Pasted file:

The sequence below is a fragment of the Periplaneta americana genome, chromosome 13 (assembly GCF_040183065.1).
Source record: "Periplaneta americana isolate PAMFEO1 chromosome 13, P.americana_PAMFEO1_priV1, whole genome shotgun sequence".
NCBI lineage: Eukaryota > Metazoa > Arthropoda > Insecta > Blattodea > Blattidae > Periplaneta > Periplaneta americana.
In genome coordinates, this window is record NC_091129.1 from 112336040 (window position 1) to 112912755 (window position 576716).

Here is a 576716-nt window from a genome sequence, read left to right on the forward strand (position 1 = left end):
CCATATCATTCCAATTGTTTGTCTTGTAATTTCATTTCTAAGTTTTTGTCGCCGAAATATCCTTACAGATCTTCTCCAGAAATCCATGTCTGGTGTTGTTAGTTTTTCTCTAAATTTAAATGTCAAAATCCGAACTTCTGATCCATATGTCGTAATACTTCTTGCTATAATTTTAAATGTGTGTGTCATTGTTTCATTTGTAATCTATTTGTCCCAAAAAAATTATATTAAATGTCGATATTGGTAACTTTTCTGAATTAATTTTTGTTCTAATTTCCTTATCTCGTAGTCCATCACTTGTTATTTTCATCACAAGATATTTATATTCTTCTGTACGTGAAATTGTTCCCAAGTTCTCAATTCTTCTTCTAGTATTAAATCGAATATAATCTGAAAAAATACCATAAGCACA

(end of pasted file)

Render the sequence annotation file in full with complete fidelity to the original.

The sequence below is a fragment of the Periplaneta americana genome, chromosome 13 (assembly GCF_040183065.1).
Source record: "Periplaneta americana isolate PAMFEO1 chromosome 13, P.americana_PAMFEO1_priV1, whole genome shotgun sequence".
NCBI lineage: Eukaryota > Metazoa > Arthropoda > Insecta > Blattodea > Blattidae > Periplaneta > Periplaneta americana.
In genome coordinates, this window is record NC_091129.1 from 112336040 (window position 1) to 112912755 (window position 576716).

Here is a 576716-nt window from a genome sequence, read left to right on the forward strand (position 1 = left end):
CCATATCATTCCAATTGTTTGTCTTGTAATTTCATTTCTAAGTTTTTGTCGCCGAAATATCCTTACAGATCTTCTCCAGAAATCCATGTCTGGTGTTGTTAGTTTTTCTCTAAATTTAAATGTCAAAATCCGAACTTCTGATCCATATGTCGTAATACTTCTTGCTATAATTTTAAATGTGTGTGTCATTGTTTCATTTGTAATCTATTTGTCCCAAAAAAATTATATTAAATGTCGATATTGGTAACTTTTCTGAATTAATTTTTGTTCTAATTTCCTTATCTCGTAGTCCATCACTTGTTATTTTCATCACAAGATATTTATATTCTTCTGTACGTGAAATTGTTCCCAAGTTCTCAATTCTTCTTCTAGTATTAAATCGAATATAATCTGAAAAAATACCATAAGCACA